When I Feel Alone

There are zero instances in the Bible where God has instructed us to believe what we feel (a.k.a. following your heart).  But in the New Testament alone, there are 241 instances where we are commanded to believe the Father, his promises, his Word, and his Son (Moser, 2013).

There is radical disparity between our feelings and God’s words.  They disagree with one another.  In fact, they are fighting.  This is especially true when we are anxious or worrying.  A common experience of anxiety is aloneness.  Your feelings (and maybe even your thoughts) are saying, I am alone.  No one knows what I’m going through.  No one cares.  But is that true? 

Believe God’s Word, Not Your Feelings

One of the sweetest passages of the Bible is 1 Peter 5:7, “Cast all your anxiety on him, because he cares for you.”  When I read this verse, I’m kind of shocked.  Don’t you mean, ‘because he is in control’ or ‘because he is perfectly wise?’  No, Peter says that, in our anxious moments, what we need is to remember God’s personal love (“he cares for you”).  How can you remember his love for you?  I’ve listed some practical ways at the bottom, but the best way is to let God tell you over and over again in His own words.  Consider just two passages:

“Be strong and courageous. Do not be afraid or terrified, for the Lord your God goes with you; I will never leave you nor forsake you.” (Deut. 31:6)
“Who will separate us from the love of Christ? Shall trouble or hardship or persecution or famine or nakedness or danger or sword [or feelings of aloneness or anxiety or worry]?  No… [Nothing] will be able to separate us from the love of God that is in Christ Jesus our Lord.” (Romans 8:35, 39)

So, if I am in Jesus, am I alone?  Does no one care?  Does nobody know what I am going through?  The answer is clearly no.  We desperately need these sweet statements to be our anchor, our compass.  And we need them especially when we don’t feel them.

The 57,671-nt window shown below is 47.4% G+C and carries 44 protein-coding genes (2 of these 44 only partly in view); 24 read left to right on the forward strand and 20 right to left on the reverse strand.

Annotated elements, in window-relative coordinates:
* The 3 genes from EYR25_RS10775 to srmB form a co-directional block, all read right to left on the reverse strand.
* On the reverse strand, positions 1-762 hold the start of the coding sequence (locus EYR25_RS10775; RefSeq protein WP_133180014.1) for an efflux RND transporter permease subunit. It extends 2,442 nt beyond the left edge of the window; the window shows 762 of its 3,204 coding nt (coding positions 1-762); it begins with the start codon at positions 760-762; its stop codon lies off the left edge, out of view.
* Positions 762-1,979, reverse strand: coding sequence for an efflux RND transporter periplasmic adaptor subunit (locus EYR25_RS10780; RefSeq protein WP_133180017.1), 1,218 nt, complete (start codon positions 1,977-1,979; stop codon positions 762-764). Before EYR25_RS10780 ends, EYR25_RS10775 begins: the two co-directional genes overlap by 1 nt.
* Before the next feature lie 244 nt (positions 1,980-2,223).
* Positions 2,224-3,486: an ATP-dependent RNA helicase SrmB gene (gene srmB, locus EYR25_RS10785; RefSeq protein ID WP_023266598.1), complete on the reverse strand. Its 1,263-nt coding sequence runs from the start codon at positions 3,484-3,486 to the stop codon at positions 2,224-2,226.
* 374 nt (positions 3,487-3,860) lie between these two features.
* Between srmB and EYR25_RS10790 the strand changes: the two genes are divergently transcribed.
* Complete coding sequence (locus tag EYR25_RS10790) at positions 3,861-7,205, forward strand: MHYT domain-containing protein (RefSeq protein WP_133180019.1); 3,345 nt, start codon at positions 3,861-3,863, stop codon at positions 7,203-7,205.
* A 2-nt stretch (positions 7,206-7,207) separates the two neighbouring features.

Praying By Faith

Ed Welch recalls a season of life when he stopped praying.  For years he had enjoyed a sense of God’s presence that led to a thriving prayer life.  Until the day it stopped.  It felt as if his prayers were going nowhere.  It felt like God was gone.  He was talking to the ceiling.  So he stopped praying.  Disturbed and struggling, he told a dear friend who responded, “Why didn’t you just pray by faith?” (Welch, 1997).

This is where the trench warfare occurs in the battle of anxiety.  It will be God’s promises vs. our feelings.  We won’t be delivered by anything short of faith.  Will we trust our Heavenly Father, even when our emotions are screaming otherwise?  Or will we pray:

Jesus, I do not feel your presence.  I feel alone and anxious.  But you say you are with me always.  You say that you are closer than my skin, even though I feel like you are miles away.  Help me believe, until my emotions can feel it to be true.

Also, Jesus… please don’t let my daughter become the bird lady from Home Alone 2.

Practical resources

These are wonderful resources that have helped many of my counselees remember God's promises when they are feeling anxious:

Day 1: Psalm 25:1-22
Day 2: Psalm 34:1-24
Day 3: Psalm 86:1-17
Day 4: Psalm 103:1-22
Day 5: Psalm 106:1-48
Day 6: Isaiah 54:4-14
Day 7: Romans 5:6-11
Day 8: Romans 8:31-37
Day 9: Deut. 7:6-11
Day 10: Luke 15:11-24
Day 11: Ephesians 3:15-19
Day 12: 1 John 4:7-11  
(Moser, 2013)


Bloom, John. "Don't Follow Your Heart." Desiring God. N.p., 09 Mar. 2015. Web. 07 Mar. 2016.

Moser, Phil. Safe in the Storm. Biblical Strategies, 2013. Print.

Somerville, Robert B. If I'm a Christian, Why Am I Depressed?: Finding Meaning and Hope in the Dark Valley: One Man's Journey. N.p.: n.p., n.d. Print.

Welch, Edward T. When People Are Big and God Is Small: Overcoming Peer Pressure, Codependency, and the Fear of Man. Phillipsburg, NJ: P & R Pub., 1997. Print.

Willard, Dallas. Renovation of the Heart: Putting on the Character of Christ. Colorado Springs, CO: NavPress, 2012. Print.